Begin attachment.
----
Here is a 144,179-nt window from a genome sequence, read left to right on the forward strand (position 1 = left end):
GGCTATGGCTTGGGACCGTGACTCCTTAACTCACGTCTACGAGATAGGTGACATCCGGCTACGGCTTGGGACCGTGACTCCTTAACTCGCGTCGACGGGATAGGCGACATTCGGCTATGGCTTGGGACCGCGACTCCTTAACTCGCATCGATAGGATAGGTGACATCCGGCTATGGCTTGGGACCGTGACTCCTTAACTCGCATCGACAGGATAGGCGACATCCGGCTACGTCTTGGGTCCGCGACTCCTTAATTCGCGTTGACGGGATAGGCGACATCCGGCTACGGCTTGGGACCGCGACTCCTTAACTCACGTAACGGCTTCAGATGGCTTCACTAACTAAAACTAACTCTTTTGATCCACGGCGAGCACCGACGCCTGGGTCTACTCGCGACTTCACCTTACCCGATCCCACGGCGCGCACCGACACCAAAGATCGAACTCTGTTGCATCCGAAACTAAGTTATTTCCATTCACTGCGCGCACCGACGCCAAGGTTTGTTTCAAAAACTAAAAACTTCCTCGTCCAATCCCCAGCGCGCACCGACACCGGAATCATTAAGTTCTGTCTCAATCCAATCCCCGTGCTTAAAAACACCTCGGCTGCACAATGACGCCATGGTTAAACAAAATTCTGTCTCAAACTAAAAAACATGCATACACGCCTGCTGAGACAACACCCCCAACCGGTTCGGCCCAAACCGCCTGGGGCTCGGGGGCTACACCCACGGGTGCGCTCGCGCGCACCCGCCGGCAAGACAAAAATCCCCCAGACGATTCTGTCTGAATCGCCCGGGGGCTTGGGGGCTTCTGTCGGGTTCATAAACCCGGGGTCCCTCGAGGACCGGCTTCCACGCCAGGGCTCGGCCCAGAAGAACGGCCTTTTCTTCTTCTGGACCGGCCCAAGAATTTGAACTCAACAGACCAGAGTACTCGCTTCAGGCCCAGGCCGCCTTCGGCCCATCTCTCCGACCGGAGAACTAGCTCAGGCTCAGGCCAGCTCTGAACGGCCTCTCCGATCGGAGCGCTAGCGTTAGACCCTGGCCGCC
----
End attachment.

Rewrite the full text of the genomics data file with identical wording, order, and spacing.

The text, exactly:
Here is a 144,179-nt window from a genome sequence, read left to right on the forward strand (position 1 = left end):
GGCTATGGCTTGGGACCGTGACTCCTTAACTCACGTCTACGAGATAGGTGACATCCGGCTACGGCTTGGGACCGTGACTCCTTAACTCGCGTCGACGGGATAGGCGACATTCGGCTATGGCTTGGGACCGCGACTCCTTAACTCGCATCGATAGGATAGGTGACATCCGGCTATGGCTTGGGACCGTGACTCCTTAACTCGCATCGACAGGATAGGCGACATCCGGCTACGTCTTGGGTCCGCGACTCCTTAATTCGCGTTGACGGGATAGGCGACATCCGGCTACGGCTTGGGACCGCGACTCCTTAACTCACGTAACGGCTTCAGATGGCTTCACTAACTAAAACTAACTCTTTTGATCCACGGCGAGCACCGACGCCTGGGTCTACTCGCGACTTCACCTTACCCGATCCCACGGCGCGCACCGACACCAAAGATCGAACTCTGTTGCATCCGAAACTAAGTTATTTCCATTCACTGCGCGCACCGACGCCAAGGTTTGTTTCAAAAACTAAAAACTTCCTCGTCCAATCCCCAGCGCGCACCGACACCGGAATCATTAAGTTCTGTCTCAATCCAATCCCCGTGCTTAAAAACACCTCGGCTGCACAATGACGCCATGGTTAAACAAAATTCTGTCTCAAACTAAAAAACATGCATACACGCCTGCTGAGACAACACCCCCAACCGGTTCGGCCCAAACCGCCTGGGGCTCGGGGGCTACACCCACGGGTGCGCTCGCGCGCACCCGCCGGCAAGACAAAAATCCCCCAGACGATTCTGTCTGAATCGCCCGGGGGCTTGGGGGCTTCTGTCGGGTTCATAAACCCGGGGTCCCTCGAGGACCGGCTTCCACGCCAGGGCTCGGCCCAGAAGAACGGCCTTTTCTTCTTCTGGACCGGCCCAAGAATTTGAACTCAACAGACCAGAGTACTCGCTTCAGGCCCAGGCCGCCTTCGGCCCATCTCTCCGACCGGAGAACTAGCTCAGGCTCAGGCCAGCTCTGAACGGCCTCTCCGATCGGAGCGCTAGCGTTAGACCCTGGCCGCC